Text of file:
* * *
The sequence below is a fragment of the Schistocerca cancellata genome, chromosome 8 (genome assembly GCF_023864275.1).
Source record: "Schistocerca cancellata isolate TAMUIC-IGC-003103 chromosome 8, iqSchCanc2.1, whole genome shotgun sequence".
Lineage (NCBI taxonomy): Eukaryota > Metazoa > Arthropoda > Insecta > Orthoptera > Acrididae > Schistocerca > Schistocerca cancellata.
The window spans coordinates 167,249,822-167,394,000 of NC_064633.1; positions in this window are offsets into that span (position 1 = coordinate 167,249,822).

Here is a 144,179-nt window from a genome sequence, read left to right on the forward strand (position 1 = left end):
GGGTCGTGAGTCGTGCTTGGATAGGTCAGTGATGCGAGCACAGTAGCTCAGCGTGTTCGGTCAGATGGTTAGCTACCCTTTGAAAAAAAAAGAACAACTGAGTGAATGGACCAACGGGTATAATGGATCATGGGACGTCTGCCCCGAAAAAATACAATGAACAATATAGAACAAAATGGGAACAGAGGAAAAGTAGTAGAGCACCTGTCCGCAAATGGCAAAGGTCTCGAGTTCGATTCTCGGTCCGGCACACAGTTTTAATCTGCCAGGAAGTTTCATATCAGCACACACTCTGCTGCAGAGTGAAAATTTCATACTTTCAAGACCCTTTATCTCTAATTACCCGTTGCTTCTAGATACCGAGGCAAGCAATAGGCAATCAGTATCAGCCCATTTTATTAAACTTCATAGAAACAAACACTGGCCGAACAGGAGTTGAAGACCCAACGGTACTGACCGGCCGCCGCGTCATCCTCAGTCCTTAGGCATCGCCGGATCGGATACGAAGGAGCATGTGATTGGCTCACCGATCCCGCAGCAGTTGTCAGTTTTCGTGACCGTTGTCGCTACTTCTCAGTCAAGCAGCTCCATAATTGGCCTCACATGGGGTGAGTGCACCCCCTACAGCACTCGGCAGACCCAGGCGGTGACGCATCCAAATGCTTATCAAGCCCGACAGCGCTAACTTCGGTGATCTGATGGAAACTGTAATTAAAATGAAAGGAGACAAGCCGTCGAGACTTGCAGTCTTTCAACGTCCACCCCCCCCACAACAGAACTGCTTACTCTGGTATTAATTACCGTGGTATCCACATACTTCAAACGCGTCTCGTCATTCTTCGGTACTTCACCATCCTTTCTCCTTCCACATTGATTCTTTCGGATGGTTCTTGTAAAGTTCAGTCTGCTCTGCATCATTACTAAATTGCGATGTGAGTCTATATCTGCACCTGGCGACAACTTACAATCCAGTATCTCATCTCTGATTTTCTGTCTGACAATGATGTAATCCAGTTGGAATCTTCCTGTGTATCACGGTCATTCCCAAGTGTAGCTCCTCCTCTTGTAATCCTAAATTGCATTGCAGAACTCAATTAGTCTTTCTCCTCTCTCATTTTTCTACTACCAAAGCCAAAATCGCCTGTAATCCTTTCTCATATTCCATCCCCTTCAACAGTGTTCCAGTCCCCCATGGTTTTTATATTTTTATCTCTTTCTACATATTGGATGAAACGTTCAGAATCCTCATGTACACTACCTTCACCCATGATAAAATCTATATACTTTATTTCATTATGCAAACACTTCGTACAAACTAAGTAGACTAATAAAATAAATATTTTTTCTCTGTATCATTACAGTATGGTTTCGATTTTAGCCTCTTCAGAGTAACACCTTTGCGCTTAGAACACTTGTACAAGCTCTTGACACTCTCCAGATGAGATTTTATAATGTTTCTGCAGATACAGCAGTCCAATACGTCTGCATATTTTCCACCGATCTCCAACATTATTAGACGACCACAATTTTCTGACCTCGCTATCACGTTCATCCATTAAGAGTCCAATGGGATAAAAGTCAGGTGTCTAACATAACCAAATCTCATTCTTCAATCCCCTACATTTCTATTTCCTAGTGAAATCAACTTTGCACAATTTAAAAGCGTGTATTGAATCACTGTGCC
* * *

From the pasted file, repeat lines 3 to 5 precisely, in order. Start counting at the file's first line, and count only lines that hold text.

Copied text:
Lineage (NCBI taxonomy): Eukaryota > Metazoa > Arthropoda > Insecta > Orthoptera > Acrididae > Schistocerca > Schistocerca cancellata.
The window spans coordinates 167,249,822-167,394,000 of NC_064633.1; positions in this window are offsets into that span (position 1 = coordinate 167,249,822).

Here is a 144,179-nt window from a genome sequence, read left to right on the forward strand (position 1 = left end):